But wheel throwing is so peaceful, if I go too long without it, I get cranky.  So this week, I decided to combine my kindergartner with my adult artist by throwing two halves of a vase on the wheel and using hand-building to put it together.  Of course, I couldn't resist adding a layer of heart-shaped leaves and whimsical dots.

know this sounds like a lot of serious work.  But it wasn't, really.

Without the expectation or need to fill the shelves, I could goof off. Get out the clay and just play.  I goofed around, had fun and discovered some new ideas for more pieces.  

Wednesday, September 10, 2014

A Bouquet of Freshly Sharpened Pencils.

"I wish I could send you a bouquet of freshly sharpened pencils." This quote is stuck in my head this week.  It's quote from the movie, "You've Got Mail". It was voiced by character, Joe Fox(Tom Hanks) as he is writing an email to Kathleen Kelley(Meg Ryan) about the wonders of Fall.  

It's the beginning of school for many families.  I've had years of the ritual: new shoes, binders, backpacks, notebooks, crayons and, yes, freshly sharpened pencils.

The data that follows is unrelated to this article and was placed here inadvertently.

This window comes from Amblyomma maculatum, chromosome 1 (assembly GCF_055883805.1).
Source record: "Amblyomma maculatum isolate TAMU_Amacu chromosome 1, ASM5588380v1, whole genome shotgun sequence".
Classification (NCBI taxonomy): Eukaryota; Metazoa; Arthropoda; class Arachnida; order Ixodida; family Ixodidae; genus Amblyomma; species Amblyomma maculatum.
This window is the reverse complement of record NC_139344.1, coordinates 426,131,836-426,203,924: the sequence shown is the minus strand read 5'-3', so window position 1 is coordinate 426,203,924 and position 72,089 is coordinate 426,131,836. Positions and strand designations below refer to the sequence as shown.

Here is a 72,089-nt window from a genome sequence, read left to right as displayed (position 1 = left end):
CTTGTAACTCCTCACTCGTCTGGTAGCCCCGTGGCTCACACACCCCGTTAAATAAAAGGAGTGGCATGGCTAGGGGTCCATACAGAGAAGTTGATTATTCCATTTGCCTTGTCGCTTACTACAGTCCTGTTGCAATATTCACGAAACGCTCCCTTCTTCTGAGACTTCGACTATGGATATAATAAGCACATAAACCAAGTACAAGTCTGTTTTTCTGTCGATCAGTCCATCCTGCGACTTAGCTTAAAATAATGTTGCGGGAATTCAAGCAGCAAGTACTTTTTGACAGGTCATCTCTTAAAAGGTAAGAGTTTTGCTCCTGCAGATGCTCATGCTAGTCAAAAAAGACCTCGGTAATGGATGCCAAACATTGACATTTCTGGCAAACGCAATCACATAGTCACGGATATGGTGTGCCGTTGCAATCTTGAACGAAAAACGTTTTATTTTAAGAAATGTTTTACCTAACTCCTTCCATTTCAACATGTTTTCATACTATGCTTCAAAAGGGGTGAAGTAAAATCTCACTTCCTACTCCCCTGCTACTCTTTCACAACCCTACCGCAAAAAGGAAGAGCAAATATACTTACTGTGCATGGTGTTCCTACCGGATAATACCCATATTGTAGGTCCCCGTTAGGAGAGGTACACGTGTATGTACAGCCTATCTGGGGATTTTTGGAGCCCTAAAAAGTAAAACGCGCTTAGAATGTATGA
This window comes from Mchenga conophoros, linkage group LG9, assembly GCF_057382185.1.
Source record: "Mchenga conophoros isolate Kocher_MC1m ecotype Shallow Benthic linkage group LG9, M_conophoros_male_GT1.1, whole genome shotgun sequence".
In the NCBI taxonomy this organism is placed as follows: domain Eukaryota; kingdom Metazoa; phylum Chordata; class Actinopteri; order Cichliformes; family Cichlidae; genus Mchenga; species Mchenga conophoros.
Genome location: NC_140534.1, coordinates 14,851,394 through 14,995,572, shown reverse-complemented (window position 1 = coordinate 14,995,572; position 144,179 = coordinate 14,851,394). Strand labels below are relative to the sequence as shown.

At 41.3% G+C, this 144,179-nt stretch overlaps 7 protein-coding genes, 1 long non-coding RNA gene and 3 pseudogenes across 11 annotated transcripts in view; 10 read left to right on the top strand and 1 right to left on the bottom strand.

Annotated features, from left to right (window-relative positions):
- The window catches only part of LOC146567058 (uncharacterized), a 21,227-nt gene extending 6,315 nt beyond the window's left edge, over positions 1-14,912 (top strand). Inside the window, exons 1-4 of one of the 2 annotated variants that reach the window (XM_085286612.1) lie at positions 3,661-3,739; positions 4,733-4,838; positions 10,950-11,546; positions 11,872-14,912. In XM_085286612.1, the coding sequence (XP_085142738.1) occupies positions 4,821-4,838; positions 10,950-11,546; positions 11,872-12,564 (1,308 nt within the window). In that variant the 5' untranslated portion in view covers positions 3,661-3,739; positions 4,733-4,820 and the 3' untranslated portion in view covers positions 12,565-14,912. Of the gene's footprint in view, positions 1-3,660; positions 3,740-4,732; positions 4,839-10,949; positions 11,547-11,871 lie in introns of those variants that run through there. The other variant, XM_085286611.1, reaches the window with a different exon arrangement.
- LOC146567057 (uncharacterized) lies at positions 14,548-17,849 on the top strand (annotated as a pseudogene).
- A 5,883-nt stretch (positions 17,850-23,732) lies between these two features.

I didn't think I'd miss it but I do.  And not for the reason you might think.  

Of course, I miss my children's cute, freshly scrubbed faces twinkling with hope and excitement.  But what I really miss is starting a new year, a new grade, in a new classroom with a new teacher which all adds up to a new beginning.

New beginnings are exciting.  They're full of potential and opportunity and wonder.

As I work away in my studio day after day, there's no marker for my work days or time.  There's no bell to signal the beginning of the day or a bus to take me home at the end.  There's no anticipation of hunting for the perfect studio outfit or getting just the right shoes.  I don't need a backpack filled with new school supplies.